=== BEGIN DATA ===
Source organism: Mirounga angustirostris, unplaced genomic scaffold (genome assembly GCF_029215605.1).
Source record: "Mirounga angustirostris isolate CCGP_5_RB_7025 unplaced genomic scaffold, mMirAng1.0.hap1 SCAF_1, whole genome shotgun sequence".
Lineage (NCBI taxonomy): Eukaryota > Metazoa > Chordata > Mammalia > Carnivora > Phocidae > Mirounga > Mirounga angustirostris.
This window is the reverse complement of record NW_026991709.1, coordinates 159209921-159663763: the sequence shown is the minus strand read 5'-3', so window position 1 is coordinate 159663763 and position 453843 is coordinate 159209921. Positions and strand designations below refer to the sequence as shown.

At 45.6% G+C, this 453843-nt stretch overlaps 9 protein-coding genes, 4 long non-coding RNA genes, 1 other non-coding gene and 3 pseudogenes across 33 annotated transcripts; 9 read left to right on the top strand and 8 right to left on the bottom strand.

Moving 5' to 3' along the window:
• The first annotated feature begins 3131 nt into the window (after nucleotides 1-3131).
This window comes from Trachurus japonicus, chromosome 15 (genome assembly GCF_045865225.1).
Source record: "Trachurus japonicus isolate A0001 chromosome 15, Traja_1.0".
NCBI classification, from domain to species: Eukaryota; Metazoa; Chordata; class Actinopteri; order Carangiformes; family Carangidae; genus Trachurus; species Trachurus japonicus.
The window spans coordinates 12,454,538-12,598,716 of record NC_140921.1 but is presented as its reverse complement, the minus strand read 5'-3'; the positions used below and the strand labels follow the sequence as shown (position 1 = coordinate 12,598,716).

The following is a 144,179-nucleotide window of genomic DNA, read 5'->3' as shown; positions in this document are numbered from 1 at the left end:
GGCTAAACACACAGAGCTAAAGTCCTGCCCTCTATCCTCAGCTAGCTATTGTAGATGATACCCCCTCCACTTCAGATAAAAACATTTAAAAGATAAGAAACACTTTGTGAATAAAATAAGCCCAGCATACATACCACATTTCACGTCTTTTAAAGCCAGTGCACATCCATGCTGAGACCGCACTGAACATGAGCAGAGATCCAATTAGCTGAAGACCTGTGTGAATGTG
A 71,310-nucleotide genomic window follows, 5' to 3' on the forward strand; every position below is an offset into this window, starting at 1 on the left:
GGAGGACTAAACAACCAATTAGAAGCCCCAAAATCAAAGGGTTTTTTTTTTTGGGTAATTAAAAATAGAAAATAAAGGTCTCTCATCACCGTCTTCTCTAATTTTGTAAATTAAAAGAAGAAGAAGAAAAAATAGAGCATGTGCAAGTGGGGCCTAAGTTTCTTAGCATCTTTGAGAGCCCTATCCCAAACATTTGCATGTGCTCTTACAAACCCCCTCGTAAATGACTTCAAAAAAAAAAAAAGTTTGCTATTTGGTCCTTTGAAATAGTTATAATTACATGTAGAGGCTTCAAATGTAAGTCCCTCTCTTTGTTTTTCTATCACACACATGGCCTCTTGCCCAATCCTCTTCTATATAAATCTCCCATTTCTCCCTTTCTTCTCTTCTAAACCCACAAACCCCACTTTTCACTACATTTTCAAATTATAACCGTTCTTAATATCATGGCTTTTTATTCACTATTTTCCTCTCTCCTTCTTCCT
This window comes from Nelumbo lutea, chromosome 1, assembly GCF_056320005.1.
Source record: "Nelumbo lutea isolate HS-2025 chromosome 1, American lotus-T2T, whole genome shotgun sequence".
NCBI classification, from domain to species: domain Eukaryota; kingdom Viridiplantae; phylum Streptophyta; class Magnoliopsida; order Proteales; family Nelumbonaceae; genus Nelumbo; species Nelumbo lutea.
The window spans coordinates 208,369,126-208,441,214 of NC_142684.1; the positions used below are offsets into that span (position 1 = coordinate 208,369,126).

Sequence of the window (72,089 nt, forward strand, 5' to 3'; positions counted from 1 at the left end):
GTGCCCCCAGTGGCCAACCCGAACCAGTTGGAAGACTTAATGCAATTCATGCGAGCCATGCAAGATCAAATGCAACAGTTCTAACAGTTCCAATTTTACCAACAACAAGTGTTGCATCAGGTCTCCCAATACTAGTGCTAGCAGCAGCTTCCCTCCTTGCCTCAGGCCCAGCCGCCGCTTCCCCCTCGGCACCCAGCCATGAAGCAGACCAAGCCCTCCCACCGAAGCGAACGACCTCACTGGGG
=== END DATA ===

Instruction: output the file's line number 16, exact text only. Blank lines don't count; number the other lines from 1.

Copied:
This window comes from Nelumbo lutea, chromosome 1, assembly GCF_056320005.1.